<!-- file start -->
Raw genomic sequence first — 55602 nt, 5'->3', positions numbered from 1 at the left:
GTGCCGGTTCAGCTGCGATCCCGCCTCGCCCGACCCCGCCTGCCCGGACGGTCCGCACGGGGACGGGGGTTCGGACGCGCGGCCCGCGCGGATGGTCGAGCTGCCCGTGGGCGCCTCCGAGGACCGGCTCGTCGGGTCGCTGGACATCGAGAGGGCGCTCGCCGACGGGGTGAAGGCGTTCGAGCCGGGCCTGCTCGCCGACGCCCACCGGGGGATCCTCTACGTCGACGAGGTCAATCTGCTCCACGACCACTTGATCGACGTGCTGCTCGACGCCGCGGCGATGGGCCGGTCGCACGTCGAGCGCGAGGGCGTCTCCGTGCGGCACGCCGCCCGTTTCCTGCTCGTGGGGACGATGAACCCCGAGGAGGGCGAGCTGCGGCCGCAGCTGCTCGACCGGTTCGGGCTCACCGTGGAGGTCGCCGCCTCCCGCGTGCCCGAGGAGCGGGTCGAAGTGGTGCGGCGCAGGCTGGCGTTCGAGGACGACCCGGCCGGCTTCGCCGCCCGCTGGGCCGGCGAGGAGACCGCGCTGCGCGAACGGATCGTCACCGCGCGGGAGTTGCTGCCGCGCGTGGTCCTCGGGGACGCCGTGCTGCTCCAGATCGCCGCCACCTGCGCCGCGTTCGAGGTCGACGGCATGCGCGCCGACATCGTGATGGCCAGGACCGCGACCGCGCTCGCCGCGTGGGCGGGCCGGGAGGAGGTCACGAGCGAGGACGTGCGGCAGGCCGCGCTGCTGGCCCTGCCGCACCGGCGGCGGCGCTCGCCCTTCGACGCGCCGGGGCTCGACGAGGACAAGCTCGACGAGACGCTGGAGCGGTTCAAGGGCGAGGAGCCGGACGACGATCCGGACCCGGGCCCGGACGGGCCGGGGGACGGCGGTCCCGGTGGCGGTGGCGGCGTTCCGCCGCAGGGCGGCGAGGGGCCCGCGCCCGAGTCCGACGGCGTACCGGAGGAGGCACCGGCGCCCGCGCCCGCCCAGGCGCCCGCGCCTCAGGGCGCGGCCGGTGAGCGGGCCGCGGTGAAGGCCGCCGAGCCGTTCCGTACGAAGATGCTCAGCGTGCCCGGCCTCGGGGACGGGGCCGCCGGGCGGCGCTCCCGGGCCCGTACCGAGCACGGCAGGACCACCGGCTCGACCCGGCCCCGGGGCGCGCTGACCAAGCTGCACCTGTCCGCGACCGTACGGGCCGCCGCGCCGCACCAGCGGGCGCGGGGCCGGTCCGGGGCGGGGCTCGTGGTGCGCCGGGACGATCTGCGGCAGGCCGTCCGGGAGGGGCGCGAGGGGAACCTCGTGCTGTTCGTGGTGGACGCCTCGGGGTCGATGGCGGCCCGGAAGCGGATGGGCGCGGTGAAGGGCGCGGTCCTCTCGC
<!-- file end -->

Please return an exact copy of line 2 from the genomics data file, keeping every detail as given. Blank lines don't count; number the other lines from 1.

GTGCCGGTTCAGCTGCGATCCCGCCTCGCCCGACCCCGCCTGCCCGGACGGTCCGCACGGGGACGGGGGTTCGGACGCGCGGCCCGCGCGGATGGTCGAGCTGCCCGTGGGCGCCTCCGAGGACCGGCTCGTCGGGTCGCTGGACATCGAGAGGGCGCTCGCCGACGGGGTGAAGGCGTTCGAGCCGGGCCTGCTCGCCGACGCCCACCGGGGGATCCTCTACGTCGACGAGGTCAATCTGCTCCACGACCACTTGATCGACGTGCTGCTCGACGCCGCGGCGATGGGCCGGTCGCACGTCGAGCGCGAGGGCGTCTCCGTGCGGCACGCCGCCCGTTTCCTGCTCGTGGGGACGATGAACCCCGAGGAGGGCGAGCTGCGGCCGCAGCTGCTCGACCGGTTCGGGCTCACCGTGGAGGTCGCCGCCTCCCGCGTGCCCGAGGAGCGGGTCGAAGTGGTGCGGCGCAGGCTGGCGTTCGAGGACGACCCGGCCGGCTTCGCCGCCCGCTGGGCCGGCGAGGAGACCGCGCTGCGCGAACGGATCGTCACCGCGCGGGAGTTGCTGCCGCGCGTGGTCCTCGGGGACGCCGTGCTGCTCCAGATCGCCGCCACCTGCGCCGCGTTCGAGGTCGACGGCATGCGCGCCGACATCGTGATGGCCAGGACCGCGACCGCGCTCGCCGCGTGGGCGGGCCGGGAGGAGGTCACGAGCGAGGACGTGCGGCAGGCCGCGCTGCTGGCCCTGCCGCACCGGCGGCGGCGCTCGCCCTTCGACGCGCCGGGGCTCGACGAGGACAAGCTCGACGAGACGCTGGAGCGGTTCAAGGGCGAGGAGCCGGACGACGATCCGGACCCGGGCCCGGACGGGCCGGGGGACGGCGGTCCCGGTGGCGGTGGCGGCGTTCCGCCGCAGGGCGGCGAGGGGCCCGCGCCCGAGTCCGACGGCGTACCGGAGGAGGCACCGGCGCCCGCGCCCGCCCAGGCGCCCGCGCCTCAGGGCGCGGCCGGTGAGCGGGCCGCGGTGAAGGCCGCCGAGCCGTTCCGTACGAAGATGCTCAGCGTGCCCGGCCTCGGGGACGGGGCCGCCGGGCGGCGCTCCCGGGCCCGTACCGAGCACGGCAGGACCACCGGCTCGACCCGGCCCCGGGGCGCGCTGACCAAGCTGCACCTGTCCGCGACCGTACGGGCCGCCGCGCCGCACCAGCGGGCGCGGGGCCGGTCCGGGGCGGGGCTCGTGGTGCGCCGGGACGATCTGCGGCAGGCCGTCCGGGAGGGGCGCGAGGGGAACCTCGTGCTGTTCGTGGTGGACGCCTCGGGGTCGATGGCGGCCCGGAAGCGGATGGGCGCGGTGAAGGGCGCGGTCCTCTCGC